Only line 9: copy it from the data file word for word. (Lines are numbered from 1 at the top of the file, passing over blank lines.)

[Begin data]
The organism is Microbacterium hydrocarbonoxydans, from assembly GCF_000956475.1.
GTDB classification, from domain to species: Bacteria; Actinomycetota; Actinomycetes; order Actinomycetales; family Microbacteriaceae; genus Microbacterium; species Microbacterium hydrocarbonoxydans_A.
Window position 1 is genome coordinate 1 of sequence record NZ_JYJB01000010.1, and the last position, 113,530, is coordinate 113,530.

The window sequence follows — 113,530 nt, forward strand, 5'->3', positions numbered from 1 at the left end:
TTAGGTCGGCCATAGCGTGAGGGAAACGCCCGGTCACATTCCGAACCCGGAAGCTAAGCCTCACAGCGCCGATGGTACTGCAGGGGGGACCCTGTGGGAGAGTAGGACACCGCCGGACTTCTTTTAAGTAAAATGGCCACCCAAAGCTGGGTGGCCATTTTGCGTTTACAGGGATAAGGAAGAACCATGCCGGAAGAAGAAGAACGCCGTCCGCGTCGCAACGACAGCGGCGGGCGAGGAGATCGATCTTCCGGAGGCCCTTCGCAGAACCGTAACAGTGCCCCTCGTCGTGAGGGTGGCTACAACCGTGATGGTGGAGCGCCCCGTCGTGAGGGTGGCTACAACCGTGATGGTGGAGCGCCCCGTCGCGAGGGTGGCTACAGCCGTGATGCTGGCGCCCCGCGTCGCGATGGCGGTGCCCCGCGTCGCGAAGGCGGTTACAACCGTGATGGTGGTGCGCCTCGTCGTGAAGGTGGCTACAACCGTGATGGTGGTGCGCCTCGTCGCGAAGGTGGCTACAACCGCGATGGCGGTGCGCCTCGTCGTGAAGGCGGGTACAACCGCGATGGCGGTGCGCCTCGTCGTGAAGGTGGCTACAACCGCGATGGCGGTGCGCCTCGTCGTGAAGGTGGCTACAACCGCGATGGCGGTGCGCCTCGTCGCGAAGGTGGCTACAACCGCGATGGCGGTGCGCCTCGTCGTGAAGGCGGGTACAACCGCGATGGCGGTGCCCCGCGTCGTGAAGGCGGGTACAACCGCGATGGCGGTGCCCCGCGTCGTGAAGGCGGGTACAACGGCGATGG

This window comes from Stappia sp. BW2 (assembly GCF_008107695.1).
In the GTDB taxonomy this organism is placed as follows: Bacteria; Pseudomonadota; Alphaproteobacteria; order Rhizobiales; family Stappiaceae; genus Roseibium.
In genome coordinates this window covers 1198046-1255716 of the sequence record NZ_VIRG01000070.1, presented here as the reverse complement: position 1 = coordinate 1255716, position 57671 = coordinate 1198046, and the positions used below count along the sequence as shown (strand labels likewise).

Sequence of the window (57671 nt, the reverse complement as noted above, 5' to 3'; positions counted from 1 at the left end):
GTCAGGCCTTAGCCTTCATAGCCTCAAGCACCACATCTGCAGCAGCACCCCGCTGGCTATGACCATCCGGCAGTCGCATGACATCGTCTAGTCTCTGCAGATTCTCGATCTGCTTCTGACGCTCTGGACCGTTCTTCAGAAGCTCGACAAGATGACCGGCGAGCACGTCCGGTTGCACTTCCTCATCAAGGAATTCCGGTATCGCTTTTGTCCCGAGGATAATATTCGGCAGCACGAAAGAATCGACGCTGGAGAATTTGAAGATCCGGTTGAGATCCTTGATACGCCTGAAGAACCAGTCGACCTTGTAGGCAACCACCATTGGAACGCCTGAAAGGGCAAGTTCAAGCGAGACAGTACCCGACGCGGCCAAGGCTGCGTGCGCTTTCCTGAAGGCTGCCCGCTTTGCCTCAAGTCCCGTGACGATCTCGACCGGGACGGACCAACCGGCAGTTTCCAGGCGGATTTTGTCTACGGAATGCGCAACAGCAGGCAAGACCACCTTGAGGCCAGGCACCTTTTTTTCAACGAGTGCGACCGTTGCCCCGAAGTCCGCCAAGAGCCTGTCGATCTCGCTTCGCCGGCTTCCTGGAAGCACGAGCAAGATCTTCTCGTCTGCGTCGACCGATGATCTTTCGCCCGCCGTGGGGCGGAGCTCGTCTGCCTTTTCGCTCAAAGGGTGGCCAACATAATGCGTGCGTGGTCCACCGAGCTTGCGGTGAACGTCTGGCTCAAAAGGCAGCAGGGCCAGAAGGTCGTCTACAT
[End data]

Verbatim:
Sequence of the window (57671 nt, the reverse complement as noted above, 5' to 3'; positions counted from 1 at the left end):